• Develop a teaching plan to educate parents on the benefits of continued skin­ to-skin beyond their hospital stay regardless of feeding method
  • Increase patient satisfaction and emotional support on our NRC Picker scores
  • Decrease supplementation rates at hospital discharge in patients who planned to exclusively breastfeed on admission

Hoping to positively impact the mother, baby and significant other, members of the multidisciplinary team included: nurses, clinical practice managers, physicians, and hospital support staff (lab, dietary, audiology, housekeeping, unit aides, ward clerks). Success was measured through patient feedback during leadership rounding by clinical practice managers as well as supplementation audits, BORN data, and our hospital obtained patient satisfaction survey (NRC Picker).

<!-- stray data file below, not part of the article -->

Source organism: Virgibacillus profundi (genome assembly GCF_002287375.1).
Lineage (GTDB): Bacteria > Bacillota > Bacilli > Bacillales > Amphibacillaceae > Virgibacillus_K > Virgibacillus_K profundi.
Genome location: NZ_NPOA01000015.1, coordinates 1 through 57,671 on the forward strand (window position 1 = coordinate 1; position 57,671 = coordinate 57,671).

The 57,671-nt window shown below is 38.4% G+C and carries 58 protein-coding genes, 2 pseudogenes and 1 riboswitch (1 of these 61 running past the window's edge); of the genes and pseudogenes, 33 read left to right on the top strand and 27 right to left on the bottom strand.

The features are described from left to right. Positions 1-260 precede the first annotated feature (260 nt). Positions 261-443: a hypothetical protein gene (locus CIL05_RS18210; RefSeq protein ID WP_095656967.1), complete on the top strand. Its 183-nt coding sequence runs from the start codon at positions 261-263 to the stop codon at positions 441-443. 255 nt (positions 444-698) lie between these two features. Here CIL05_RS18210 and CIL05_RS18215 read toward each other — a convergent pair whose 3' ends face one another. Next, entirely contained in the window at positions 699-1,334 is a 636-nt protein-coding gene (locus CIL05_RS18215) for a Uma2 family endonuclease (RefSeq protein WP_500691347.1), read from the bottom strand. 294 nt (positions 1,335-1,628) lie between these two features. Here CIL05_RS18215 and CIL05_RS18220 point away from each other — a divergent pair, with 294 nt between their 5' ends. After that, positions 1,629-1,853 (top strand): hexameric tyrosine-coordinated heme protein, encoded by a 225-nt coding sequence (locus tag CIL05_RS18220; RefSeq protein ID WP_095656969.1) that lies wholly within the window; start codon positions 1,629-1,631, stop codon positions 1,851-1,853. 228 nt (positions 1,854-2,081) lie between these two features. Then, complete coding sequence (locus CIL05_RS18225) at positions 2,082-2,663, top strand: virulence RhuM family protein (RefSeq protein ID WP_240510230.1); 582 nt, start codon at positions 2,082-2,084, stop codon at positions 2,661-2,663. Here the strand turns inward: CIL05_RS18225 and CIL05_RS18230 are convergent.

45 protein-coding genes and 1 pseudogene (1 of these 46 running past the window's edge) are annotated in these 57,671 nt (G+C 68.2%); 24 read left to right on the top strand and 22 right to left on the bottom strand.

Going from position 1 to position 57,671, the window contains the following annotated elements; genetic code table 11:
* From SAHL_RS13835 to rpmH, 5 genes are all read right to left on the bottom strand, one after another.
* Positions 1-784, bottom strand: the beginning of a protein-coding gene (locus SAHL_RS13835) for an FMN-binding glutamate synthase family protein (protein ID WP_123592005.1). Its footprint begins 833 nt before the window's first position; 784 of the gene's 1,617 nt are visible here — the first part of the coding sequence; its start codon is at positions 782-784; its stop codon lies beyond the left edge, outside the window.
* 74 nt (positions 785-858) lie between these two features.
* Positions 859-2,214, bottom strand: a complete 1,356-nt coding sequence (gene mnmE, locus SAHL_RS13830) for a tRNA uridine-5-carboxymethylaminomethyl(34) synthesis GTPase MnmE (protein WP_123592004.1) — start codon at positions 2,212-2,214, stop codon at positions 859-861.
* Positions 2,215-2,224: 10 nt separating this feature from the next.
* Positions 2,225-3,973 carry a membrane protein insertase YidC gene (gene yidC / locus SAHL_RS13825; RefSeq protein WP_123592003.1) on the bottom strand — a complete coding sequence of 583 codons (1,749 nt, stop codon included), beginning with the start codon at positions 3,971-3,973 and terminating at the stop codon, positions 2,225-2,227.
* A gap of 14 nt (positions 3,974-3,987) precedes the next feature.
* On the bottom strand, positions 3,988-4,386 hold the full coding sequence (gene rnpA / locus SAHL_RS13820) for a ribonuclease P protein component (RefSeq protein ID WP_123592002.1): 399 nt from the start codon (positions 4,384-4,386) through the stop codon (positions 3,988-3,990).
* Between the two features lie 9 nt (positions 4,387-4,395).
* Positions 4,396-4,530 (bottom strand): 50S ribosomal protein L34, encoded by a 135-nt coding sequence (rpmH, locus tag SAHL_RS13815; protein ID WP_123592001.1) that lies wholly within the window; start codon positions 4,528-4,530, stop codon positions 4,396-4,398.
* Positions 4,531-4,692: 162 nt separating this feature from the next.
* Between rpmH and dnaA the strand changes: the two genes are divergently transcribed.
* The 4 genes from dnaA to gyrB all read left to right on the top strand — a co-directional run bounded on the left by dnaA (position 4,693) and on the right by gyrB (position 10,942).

Key strategies for success included involvement and education for the patients during the antenatal period and education for front-line staff within the FBC starting in March 2016. Quiet time posters were placed in the OB/GYN office wailing rooms, OB triage and all patient rooms. Information about quiet time was posted on a popular local "All 4 Mamas" Facebook page.

Main body of submission:

April 4, 2016 marked the start of our quiet time initiative. Front-line healthcare providers implemented the benefits of skin to skin health teaching on admission and re-enforced the concept during the hospital stay.  Pink signs were hung in the patient room doorways during quiet time as a reminder to staff, visitors, support staff and patients following the quiet time announcement made 15 minutes prior to the scheduled hour:

"Attention all patients. We will be having quiet time from 2:45-3:45. This time is one hour for the new mother, significant other and newborn to rest, bond, heal and hold their baby skin to skin. We would appreciate if all visitors waited in the waiting room or cafeteria during this time. Thank you."

During this one hour period nursing call announcements are limited to an emergency basis, and no scheduled lab draws, hearing or other testing is completed. T-shirts with a mother holding a baby on the front staling, "Quiet Time is Your Time" and